Wonkette brought my attention to an essay published by the James G Martin Center for Academic Renewal. It was written by Shannon Watkins and has a whole bunch of things to say about how awful, awful, awful campus feminism is. Then it adds a few things about how hopeful it is that the situation is changing and that anti-feminist groups are on the rise. Yippee! The article itself can be found here. It is intriguingly titled “Campus Feminism: The Real War On Women.”
Stunningly, it fails to grasp the basic idea behind the labeling of “The War on Women”, which was that when certain policies are adopted – policies like instituting (or maintaining) abstinence-only sex “education” – more women die. If someone is advocating for policies that cause increased deaths (or that correlate with increased deaths and have at least a plausible mechanism for causation), labeling that advocacy part of a War on Women is metaphorical but has a reasonable underlying comparison between advocating the policy and promulgating a war: deaths result. However Watkins seems impervious to such points and presents no evidence that more women die when campus women’s and/or feminist centers are permitted to flourish or that more women die in a given jurisdiction when policies favored by those centers are enacted.
But the particular claim that caused me to want to write this is Watkins’s assertions that such centers are glorifying abortion. I’ve heard this rhetoric before, of course. It’s nothing new to Watkins. Nonetheless, it reminded me of a long exchange on Pharyngula, sparked by enlightenmentliberal, on the nature of government and the definition of violence. What reasonably accurate definition of glorification could Watkins possibly use that would make such an assertion accurate? Here is the claim in its context:
…a closer look at campus culture reveals that, in order to be considered “pro-woman,” one must accept a narrowly defined set of values—values that many women find unrelatable, if not repulsive. This includes the glorification of abortion, the rejection of masculinity, and the exaltation of sexual liberation.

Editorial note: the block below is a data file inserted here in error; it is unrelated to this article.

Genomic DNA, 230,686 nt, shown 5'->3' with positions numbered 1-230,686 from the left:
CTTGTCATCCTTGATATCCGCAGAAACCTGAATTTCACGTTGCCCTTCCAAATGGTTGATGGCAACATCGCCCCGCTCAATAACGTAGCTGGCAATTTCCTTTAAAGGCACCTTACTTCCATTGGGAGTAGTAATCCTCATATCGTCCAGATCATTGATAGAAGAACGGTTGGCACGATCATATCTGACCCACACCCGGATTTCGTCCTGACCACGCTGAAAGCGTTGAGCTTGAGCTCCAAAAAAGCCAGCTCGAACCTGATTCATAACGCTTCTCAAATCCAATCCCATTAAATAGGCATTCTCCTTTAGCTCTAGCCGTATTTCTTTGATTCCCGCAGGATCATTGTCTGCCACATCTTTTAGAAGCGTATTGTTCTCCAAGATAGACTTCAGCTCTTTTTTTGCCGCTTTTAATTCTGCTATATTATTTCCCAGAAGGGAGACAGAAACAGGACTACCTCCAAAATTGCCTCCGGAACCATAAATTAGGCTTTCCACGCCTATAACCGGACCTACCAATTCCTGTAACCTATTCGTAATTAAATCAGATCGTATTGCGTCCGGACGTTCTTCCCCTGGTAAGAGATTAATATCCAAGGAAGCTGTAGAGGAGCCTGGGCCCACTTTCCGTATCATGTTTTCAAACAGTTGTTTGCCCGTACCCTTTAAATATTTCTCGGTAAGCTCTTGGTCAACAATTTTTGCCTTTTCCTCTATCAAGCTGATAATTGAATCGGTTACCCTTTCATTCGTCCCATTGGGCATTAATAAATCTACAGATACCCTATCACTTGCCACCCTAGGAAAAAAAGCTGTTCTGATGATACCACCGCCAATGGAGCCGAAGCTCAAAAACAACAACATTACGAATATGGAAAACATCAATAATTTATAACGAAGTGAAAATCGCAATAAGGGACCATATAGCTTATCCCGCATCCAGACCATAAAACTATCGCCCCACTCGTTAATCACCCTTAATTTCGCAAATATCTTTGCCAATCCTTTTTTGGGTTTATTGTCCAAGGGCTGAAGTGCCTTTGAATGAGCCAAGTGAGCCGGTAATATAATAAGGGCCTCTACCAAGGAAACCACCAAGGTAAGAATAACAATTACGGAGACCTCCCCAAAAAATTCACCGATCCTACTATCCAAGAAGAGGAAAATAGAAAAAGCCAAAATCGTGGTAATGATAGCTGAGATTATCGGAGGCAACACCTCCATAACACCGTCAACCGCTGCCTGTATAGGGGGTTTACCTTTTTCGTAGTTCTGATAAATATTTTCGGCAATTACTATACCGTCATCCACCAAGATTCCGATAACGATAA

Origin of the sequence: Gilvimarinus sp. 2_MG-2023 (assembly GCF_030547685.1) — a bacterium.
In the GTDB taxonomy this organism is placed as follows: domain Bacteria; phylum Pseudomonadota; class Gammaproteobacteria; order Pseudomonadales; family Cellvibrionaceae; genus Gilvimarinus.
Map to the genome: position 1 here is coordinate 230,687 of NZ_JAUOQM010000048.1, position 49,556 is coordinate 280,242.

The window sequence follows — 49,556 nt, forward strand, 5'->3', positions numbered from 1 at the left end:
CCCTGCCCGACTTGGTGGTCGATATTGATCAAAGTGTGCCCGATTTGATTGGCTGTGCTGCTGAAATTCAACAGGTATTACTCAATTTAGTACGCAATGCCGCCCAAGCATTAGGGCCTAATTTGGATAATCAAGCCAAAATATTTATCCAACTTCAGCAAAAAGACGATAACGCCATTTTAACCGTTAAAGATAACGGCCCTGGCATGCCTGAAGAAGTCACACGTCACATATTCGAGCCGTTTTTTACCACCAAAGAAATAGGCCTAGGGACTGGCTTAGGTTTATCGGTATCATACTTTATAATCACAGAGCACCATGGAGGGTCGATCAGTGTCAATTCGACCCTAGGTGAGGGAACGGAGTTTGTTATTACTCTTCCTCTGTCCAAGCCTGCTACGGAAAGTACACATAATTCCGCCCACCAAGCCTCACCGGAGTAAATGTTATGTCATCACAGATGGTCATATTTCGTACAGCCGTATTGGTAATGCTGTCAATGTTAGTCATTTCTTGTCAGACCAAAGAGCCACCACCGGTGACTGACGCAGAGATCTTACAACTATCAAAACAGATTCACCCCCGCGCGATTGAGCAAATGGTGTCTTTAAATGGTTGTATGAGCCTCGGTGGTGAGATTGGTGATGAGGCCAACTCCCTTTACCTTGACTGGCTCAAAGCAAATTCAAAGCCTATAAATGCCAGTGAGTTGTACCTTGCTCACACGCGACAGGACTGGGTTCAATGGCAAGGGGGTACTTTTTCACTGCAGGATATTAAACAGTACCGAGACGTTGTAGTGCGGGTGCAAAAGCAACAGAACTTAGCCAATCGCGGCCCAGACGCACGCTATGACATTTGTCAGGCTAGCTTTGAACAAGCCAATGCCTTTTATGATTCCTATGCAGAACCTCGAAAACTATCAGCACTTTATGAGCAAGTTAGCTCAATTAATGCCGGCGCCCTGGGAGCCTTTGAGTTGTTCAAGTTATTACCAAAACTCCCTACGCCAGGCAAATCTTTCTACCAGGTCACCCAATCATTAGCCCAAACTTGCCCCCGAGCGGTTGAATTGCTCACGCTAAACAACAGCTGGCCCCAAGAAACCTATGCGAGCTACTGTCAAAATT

So I decided to simply ask, in a comment on the JGMCFAR website, for a definition of glorification and a bit of evidence that might reasonably lead a person – at least initially – to conclude actual glorification was taking place. Here’s the comment:
Okay, I’m trying hard to be respectful of your assertions, but “glorification of abortion”?
Do you know what “glorification” means? If actual glorification were occurring, wouldn’t there be before and/or after parties for women having abortions? How many women have live streamed their abortions?
I guess my question is this: what is your actual evidence of “glorification”? Because if having an abortion doesn’t get you “glory”, then it seems as if you have chosen a word that makes your sentence, well, false.
I have other disagreements with your article, but I’m interested in seeing if you can address this one first. Is there evidence of “glory” being attached to having an abortion performed on oneself? How many feminist heroes became heroes merely through having an abortion? Who, specifically, were/are they?
Glorification is a bold claim to make, and I really think you should include some evidence if you’re going to make it.
It is at this moment in moderation, but that’s no surprise: I automatically send first time commenters to moderation on Pervert Justice, and I’m sure many, many other websites do as well. This space, I hope, will be a place where I can post any response to my question verbatim so that those interested can read the exchange without visiting JGMCFAR (if they do not desire to do so) … and also so that I can expand on my comments here if it seems useful to make a point I fear might be unwelcome over there. So watch this space for updates! I hope soon to have an answer to the longstanding question: What the hell do conservatives mean when they say abortion is being “glorified”?